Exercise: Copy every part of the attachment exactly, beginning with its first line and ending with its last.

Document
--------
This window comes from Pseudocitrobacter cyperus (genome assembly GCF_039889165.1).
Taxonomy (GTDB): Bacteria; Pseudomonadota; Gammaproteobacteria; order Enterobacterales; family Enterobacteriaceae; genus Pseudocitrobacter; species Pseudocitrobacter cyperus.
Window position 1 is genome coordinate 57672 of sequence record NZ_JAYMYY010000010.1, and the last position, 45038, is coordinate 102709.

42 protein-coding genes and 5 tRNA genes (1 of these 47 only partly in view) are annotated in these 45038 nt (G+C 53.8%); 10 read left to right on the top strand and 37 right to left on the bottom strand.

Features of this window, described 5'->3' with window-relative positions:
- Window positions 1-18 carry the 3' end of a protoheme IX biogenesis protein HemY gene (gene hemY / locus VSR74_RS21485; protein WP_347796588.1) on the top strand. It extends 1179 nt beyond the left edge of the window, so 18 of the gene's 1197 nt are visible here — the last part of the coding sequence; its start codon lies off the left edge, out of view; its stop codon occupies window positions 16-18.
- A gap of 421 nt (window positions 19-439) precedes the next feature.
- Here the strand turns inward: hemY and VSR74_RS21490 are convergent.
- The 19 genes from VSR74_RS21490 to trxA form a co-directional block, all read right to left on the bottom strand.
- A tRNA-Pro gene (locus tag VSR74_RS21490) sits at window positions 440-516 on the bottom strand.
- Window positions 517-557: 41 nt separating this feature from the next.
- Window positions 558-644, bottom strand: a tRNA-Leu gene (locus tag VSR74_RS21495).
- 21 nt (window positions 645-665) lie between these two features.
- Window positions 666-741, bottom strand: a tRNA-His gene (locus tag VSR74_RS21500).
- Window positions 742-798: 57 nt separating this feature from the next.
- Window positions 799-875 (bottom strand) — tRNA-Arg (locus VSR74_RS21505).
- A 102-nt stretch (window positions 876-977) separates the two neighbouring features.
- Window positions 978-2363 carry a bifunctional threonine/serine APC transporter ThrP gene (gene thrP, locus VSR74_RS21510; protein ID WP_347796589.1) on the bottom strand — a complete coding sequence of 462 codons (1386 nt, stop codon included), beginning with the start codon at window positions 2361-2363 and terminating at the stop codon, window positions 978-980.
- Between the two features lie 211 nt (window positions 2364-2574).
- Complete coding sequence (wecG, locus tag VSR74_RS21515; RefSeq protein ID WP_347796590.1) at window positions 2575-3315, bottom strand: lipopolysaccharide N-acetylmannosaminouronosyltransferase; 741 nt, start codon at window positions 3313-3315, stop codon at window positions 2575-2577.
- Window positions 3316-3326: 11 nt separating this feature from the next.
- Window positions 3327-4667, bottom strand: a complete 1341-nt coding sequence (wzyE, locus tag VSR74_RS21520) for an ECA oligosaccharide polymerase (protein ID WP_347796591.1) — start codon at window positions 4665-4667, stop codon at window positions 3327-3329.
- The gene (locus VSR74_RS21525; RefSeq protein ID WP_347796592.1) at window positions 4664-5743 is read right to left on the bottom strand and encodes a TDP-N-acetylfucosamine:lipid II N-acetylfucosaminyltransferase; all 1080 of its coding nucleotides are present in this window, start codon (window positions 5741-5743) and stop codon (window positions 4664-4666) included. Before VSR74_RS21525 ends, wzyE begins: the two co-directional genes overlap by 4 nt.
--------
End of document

This window comes from Pseudocitrobacter cyperus (genome assembly GCF_039889165.1).
Taxonomy (GTDB): Bacteria; Pseudomonadota; Gammaproteobacteria; order Enterobacterales; family Enterobacteriaceae; genus Pseudocitrobacter; species Pseudocitrobacter cyperus.
Window position 1 is genome coordinate 57672 of sequence record NZ_JAYMYY010000010.1, and the last position, 45038, is coordinate 102709.

42 protein-coding genes and 5 tRNA genes (1 of these 47 only partly in view) are annotated in these 45038 nt (G+C 53.8%); 10 read left to right on the top strand and 37 right to left on the bottom strand.

Features of this window, described 5'->3' with window-relative positions:
- Window positions 1-18 carry the 3' end of a protoheme IX biogenesis protein HemY gene (gene hemY / locus VSR74_RS21485; protein WP_347796588.1) on the top strand. It extends 1179 nt beyond the left edge of the window, so 18 of the gene's 1197 nt are visible here — the last part of the coding sequence; its start codon lies off the left edge, out of view; its stop codon occupies window positions 16-18.
- A gap of 421 nt (window positions 19-439) precedes the next feature.
- Here the strand turns inward: hemY and VSR74_RS21490 are convergent.
- The 19 genes from VSR74_RS21490 to trxA form a co-directional block, all read right to left on the bottom strand.
- A tRNA-Pro gene (locus tag VSR74_RS21490) sits at window positions 440-516 on the bottom strand.
- Window positions 517-557: 41 nt separating this feature from the next.
- Window positions 558-644, bottom strand: a tRNA-Leu gene (locus tag VSR74_RS21495).
- 21 nt (window positions 645-665) lie between these two features.
- Window positions 666-741, bottom strand: a tRNA-His gene (locus tag VSR74_RS21500).
- Window positions 742-798: 57 nt separating this feature from the next.
- Window positions 799-875 (bottom strand) — tRNA-Arg (locus VSR74_RS21505).
- A 102-nt stretch (window positions 876-977) separates the two neighbouring features.
- Window positions 978-2363 carry a bifunctional threonine/serine APC transporter ThrP gene (gene thrP, locus VSR74_RS21510; protein ID WP_347796589.1) on the bottom strand — a complete coding sequence of 462 codons (1386 nt, stop codon included), beginning with the start codon at window positions 2361-2363 and terminating at the stop codon, window positions 978-980.
- Between the two features lie 211 nt (window positions 2364-2574).
- Complete coding sequence (wecG, locus tag VSR74_RS21515; RefSeq protein ID WP_347796590.1) at window positions 2575-3315, bottom strand: lipopolysaccharide N-acetylmannosaminouronosyltransferase; 741 nt, start codon at window positions 3313-3315, stop codon at window positions 2575-2577.
- Window positions 3316-3326: 11 nt separating this feature from the next.
- Window positions 3327-4667, bottom strand: a complete 1341-nt coding sequence (wzyE, locus tag VSR74_RS21520) for an ECA oligosaccharide polymerase (protein ID WP_347796591.1) — start codon at window positions 4665-4667, stop codon at window positions 3327-3329.
- The gene (locus VSR74_RS21525; RefSeq protein ID WP_347796592.1) at window positions 4664-5743 is read right to left on the bottom strand and encodes a TDP-N-acetylfucosamine:lipid II N-acetylfucosaminyltransferase; all 1080 of its coding nucleotides are present in this window, start codon (window positions 5741-5743) and stop codon (window positions 4664-4666) included. Before VSR74_RS21525 ends, wzyE begins: the two co-directional genes overlap by 4 nt.